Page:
Are We Having Fun Yet?
It's not like you to say sorry
I was waiting on a different story
This time I'm mistaken
For handing you
A heart worth breaking
And I've been wrong
I've been down
Into the bottom of every bottle
These five words in my head
Are we having fun yet?
(From “How You Remind Me”, performed by Nickelback, 2001)
How the hell'd we wind up like this?
Why weren't we able
To see the signs that we missed?
Try and turn the tables
I wish you'd unclench your fists
And unpack your suitcase
Lately there's been too much of this
But don't think it's too late
Nothing's wrong just as long as you know that someday I will
I'm gonna make it alright but not right now
(From “Someday”, performed by Nickelback, 2003)
I can't help about the shape I'm in
I can't sing, I ain't pretty and my legs are thin
But don't ask me what I think of you
I might not give the answer that you want me to
(From “Oh Well”, performed by Fleetwood Mac, 1969)
Time matters. With investing it is especially important, as it ultimately separates out short-term market “noise” from longer-term investment “signals”. The challenge today is that many investors are exposed to constant noise from cable news (little TV screens in elevators, anyone?) as well as mainstream and social media, all on a “must be filled” 24/7 news cycle.
One of the most important responsibilities of advisors, fiduciaries, and stewards of wealth is to help investors stay focused on their longer-term financial plan and whether or not their investment plan is succeeding in helping them achieve those longer-term objectives. Part of this is helping investors separate out noise from signals with respect to market performance.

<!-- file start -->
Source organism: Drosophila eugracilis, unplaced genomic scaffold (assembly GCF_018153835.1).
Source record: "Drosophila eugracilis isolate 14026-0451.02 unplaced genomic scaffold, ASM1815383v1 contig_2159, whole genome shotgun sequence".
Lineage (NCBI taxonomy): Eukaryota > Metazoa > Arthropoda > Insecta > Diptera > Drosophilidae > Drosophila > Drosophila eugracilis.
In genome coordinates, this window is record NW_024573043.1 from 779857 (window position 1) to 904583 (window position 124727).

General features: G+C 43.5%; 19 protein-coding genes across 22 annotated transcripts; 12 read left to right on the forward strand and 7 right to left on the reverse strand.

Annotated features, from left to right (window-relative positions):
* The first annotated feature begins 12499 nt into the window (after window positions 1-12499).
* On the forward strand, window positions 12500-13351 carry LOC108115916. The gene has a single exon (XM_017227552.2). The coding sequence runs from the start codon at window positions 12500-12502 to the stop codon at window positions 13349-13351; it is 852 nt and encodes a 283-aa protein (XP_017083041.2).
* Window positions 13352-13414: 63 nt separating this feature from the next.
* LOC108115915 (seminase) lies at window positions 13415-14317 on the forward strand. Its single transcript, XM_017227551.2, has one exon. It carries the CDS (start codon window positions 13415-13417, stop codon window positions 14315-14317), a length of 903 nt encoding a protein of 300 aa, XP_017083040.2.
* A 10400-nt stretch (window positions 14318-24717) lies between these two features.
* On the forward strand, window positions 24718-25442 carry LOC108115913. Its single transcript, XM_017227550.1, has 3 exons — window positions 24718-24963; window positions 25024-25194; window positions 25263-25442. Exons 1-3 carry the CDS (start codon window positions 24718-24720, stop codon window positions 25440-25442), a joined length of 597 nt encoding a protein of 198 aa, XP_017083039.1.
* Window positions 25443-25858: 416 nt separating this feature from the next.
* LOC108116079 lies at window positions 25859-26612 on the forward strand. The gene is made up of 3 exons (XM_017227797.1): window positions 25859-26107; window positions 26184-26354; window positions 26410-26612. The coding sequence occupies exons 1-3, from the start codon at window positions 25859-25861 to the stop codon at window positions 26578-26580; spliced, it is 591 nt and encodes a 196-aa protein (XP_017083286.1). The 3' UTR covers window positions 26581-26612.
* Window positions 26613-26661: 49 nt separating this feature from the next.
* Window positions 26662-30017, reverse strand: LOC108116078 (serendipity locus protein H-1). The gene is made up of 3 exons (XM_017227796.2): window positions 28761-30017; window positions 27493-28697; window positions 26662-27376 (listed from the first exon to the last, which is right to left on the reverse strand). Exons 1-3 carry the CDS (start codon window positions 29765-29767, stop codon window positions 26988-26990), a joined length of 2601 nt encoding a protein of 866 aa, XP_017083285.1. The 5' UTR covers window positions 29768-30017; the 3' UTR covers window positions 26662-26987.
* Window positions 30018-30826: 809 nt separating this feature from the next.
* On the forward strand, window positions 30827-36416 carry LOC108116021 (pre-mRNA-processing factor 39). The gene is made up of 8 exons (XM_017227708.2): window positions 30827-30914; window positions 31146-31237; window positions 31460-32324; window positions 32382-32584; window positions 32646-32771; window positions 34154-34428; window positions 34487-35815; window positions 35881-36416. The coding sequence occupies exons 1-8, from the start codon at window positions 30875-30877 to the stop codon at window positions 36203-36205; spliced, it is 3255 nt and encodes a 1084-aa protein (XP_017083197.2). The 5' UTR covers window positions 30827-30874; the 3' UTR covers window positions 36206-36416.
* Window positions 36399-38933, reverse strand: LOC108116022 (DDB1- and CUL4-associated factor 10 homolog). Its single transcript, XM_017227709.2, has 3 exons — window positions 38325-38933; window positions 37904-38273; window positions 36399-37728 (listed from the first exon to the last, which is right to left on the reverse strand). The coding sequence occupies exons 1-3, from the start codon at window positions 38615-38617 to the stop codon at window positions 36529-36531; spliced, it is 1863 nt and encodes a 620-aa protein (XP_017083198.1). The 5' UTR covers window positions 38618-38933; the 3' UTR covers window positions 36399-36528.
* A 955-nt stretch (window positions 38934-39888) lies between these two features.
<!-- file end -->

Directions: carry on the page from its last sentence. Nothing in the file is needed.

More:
This is especially true as (1) we approach the end of a decade-long economic expansion; (2) global central banks, to varying degrees, at least consider dialing back their easy money policies; and (3) divisive political discord goes global. All of these phenomena will likely contribute to an increased level of “noise” that can easily frighten and distract investors from their longer-term objectives.
So let’s summarize how we see the world in terms of noise – those things that may introduce short-term volatility and anxiety, but which are unlikely to dramatically affect longer-term performance – and signals – those things that may actually affect longer-term market performance.
- The political dysfunction in Washington, DC. Yes, the recent government shutdown may shave some growth off of Q1 GDP. And yes, it is difficult to watch the pettiness, immaturity, and divisive partisan acrimony emanating out of Washington these days. But we’ve been here before (minus, perhaps, the amplifying megaphone effect of social media), and gridlock and name-calling are nothing new. Historically, the markets tended to shrug off political gridlock and, despite the rhetoric and anger, our political system is stable.
- The Robert Mueller investigation. The news is full of speculation about what Robert Mueller knows, what he can prove, and when he plans the “big reveal”. The absolute worst case scenario for the market is that Mueller comes forward with plausibly impeachable offenses against President Trump (and we have no opinion as to whether or not he will), and Trump is, in fact, impeached (or threatened seriously enough that he resigns). This would cause temporary havoc with our government and the markets, but the primary long-term lesson from the Nixon and Clinton scandals is important – time moves on, and so will the government and the markets. Anything less than impeachment will quickly be forgotten as we head into the 2020 presidential election season.
- Ongoing trade tensions between the US and China. Our perspective on this is slightly contrarian. Should the trade disagreements and negotiations continue for a long period of time, there is little question that the markets will react negatively, and there could be knock-on repercussions on global economic growth. But, perhaps naively, we continue to believe that both sides have more to lose than to gain by dragging out the negotiations, and that they will come to a mutually disagreeable compromise within a reasonable amount of time.
Noise / Signal: